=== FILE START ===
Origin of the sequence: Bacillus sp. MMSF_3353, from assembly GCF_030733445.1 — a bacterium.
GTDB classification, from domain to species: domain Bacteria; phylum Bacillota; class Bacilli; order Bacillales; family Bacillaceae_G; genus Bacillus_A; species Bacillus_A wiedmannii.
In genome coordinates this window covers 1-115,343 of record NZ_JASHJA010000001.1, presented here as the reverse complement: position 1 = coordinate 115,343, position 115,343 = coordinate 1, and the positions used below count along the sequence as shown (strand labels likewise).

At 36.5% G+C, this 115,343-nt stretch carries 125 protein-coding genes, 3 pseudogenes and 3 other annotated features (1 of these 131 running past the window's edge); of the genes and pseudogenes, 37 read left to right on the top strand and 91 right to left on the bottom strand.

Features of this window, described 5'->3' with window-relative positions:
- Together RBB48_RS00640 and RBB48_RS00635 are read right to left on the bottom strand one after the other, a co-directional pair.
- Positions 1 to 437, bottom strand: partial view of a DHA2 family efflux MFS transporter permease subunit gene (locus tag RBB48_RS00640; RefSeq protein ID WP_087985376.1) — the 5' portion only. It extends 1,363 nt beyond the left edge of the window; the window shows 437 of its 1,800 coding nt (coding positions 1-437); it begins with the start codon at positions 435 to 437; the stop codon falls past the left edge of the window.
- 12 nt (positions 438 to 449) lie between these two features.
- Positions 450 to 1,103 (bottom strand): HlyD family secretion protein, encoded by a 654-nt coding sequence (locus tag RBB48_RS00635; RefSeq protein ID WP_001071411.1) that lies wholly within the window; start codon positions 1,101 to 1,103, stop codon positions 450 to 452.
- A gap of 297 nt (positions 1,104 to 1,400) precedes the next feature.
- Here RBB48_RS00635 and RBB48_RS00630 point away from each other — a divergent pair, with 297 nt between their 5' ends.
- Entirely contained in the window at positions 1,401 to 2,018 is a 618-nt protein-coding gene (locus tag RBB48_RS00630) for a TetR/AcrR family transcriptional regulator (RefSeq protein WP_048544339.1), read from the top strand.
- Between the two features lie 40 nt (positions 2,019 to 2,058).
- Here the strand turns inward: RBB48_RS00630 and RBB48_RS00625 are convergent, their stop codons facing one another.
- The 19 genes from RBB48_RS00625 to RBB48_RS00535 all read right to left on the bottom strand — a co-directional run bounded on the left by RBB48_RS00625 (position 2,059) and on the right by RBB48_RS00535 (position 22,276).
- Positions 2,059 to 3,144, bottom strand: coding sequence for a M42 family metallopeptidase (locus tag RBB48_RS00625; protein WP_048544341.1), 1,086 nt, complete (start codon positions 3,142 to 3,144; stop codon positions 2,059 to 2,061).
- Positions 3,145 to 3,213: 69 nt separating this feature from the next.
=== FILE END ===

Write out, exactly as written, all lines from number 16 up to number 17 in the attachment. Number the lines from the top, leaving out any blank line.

- Positions 2,059 to 3,144, bottom strand: coding sequence for a M42 family metallopeptidase (locus tag RBB48_RS00625; protein WP_048544341.1), 1,086 nt, complete (start codon positions 3,142 to 3,144; stop codon positions 2,059 to 2,061).
- Positions 3,145 to 3,213: 69 nt separating this feature from the next.